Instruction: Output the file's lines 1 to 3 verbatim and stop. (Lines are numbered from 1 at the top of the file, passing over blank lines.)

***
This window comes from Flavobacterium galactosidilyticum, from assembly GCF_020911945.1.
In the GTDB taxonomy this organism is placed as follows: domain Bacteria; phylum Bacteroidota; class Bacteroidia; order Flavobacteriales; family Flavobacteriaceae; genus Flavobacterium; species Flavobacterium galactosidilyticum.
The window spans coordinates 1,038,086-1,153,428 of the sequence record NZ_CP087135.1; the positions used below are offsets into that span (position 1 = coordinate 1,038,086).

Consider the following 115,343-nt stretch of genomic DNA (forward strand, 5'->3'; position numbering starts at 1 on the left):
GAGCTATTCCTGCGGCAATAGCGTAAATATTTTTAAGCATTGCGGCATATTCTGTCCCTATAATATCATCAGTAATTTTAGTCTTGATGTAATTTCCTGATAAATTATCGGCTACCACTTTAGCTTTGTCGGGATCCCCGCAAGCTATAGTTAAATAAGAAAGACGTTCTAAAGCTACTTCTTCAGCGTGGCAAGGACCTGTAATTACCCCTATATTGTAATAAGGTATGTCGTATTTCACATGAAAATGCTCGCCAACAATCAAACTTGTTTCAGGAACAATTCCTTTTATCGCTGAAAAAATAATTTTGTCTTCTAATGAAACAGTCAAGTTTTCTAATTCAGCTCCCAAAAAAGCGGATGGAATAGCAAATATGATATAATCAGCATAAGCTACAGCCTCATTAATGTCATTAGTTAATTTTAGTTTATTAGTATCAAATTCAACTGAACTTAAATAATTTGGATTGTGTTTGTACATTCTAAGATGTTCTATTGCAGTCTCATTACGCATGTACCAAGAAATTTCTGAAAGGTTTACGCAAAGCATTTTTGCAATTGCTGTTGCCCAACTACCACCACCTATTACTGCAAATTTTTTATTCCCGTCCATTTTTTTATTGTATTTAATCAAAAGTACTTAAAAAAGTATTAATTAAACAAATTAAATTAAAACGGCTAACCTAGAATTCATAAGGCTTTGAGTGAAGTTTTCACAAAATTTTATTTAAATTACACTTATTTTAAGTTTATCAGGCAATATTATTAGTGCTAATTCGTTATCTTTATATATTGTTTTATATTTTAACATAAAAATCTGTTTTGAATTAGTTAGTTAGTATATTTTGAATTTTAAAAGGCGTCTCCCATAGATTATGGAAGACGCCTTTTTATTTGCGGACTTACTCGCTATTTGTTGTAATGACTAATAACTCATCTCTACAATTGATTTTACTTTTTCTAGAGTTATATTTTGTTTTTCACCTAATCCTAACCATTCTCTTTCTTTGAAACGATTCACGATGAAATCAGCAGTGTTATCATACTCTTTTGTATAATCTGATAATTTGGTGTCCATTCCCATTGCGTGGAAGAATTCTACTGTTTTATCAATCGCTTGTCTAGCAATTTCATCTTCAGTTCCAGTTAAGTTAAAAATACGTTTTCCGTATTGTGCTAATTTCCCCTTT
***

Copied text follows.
This window comes from Flavobacterium galactosidilyticum, from assembly GCF_020911945.1.
In the GTDB taxonomy this organism is placed as follows: domain Bacteria; phylum Bacteroidota; class Bacteroidia; order Flavobacteriales; family Flavobacteriaceae; genus Flavobacterium; species Flavobacterium galactosidilyticum.
The window spans coordinates 1,038,086-1,153,428 of the sequence record NZ_CP087135.1; the positions used below are offsets into that span (position 1 = coordinate 1,038,086).